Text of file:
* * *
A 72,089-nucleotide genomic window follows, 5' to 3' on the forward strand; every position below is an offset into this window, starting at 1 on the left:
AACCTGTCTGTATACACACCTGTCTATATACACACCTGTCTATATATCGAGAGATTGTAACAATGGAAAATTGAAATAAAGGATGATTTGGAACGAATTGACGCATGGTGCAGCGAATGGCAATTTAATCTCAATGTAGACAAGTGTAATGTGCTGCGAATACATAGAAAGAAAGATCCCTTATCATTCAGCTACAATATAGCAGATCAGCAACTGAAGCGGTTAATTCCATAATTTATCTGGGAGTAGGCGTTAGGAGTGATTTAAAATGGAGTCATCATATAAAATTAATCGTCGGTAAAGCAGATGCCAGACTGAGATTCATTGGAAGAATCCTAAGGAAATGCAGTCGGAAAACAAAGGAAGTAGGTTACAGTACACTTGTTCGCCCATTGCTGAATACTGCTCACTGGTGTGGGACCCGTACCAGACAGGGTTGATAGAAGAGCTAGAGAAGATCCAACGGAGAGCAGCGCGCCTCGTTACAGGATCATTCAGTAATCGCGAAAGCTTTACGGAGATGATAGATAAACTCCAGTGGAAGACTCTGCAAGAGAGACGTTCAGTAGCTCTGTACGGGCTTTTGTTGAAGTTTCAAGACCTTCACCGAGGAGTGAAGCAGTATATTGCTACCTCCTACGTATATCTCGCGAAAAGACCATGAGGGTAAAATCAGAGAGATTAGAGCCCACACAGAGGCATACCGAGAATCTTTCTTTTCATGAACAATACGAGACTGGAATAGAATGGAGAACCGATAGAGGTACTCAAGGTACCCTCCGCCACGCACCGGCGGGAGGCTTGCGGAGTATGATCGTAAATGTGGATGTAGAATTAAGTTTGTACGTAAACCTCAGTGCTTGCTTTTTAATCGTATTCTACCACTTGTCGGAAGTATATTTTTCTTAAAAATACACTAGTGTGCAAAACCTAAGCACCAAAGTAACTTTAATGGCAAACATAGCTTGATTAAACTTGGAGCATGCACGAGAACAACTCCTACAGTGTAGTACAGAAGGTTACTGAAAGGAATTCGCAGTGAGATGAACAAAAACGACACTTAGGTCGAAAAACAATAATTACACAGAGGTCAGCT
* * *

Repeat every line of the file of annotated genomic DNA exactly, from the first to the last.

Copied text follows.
A 72,089-nucleotide genomic window follows, 5' to 3' on the forward strand; every position below is an offset into this window, starting at 1 on the left:
AACCTGTCTGTATACACACCTGTCTATATACACACCTGTCTATATATCGAGAGATTGTAACAATGGAAAATTGAAATAAAGGATGATTTGGAACGAATTGACGCATGGTGCAGCGAATGGCAATTTAATCTCAATGTAGACAAGTGTAATGTGCTGCGAATACATAGAAAGAAAGATCCCTTATCATTCAGCTACAATATAGCAGATCAGCAACTGAAGCGGTTAATTCCATAATTTATCTGGGAGTAGGCGTTAGGAGTGATTTAAAATGGAGTCATCATATAAAATTAATCGTCGGTAAAGCAGATGCCAGACTGAGATTCATTGGAAGAATCCTAAGGAAATGCAGTCGGAAAACAAAGGAAGTAGGTTACAGTACACTTGTTCGCCCATTGCTGAATACTGCTCACTGGTGTGGGACCCGTACCAGACAGGGTTGATAGAAGAGCTAGAGAAGATCCAACGGAGAGCAGCGCGCCTCGTTACAGGATCATTCAGTAATCGCGAAAGCTTTACGGAGATGATAGATAAACTCCAGTGGAAGACTCTGCAAGAGAGACGTTCAGTAGCTCTGTACGGGCTTTTGTTGAAGTTTCAAGACCTTCACCGAGGAGTGAAGCAGTATATTGCTACCTCCTACGTATATCTCGCGAAAAGACCATGAGGGTAAAATCAGAGAGATTAGAGCCCACACAGAGGCATACCGAGAATCTTTCTTTTCATGAACAATACGAGACTGGAATAGAATGGAGAACCGATAGAGGTACTCAAGGTACCCTCCGCCACGCACCGGCGGGAGGCTTGCGGAGTATGATCGTAAATGTGGATGTAGAATTAAGTTTGTACGTAAACCTCAGTGCTTGCTTTTTAATCGTATTCTACCACTTGTCGGAAGTATATTTTTCTTAAAAATACACTAGTGTGCAAAACCTAAGCACCAAAGTAACTTTAATGGCAAACATAGCTTGATTAAACTTGGAGCATGCACGAGAACAACTCCTACAGTGTAGTACAGAAGGTTACTGAAAGGAATTCGCAGTGAGATGAACAAAAACGACACTTAGGTCGAAAAACAATAATTACACAGAGGTCAGCT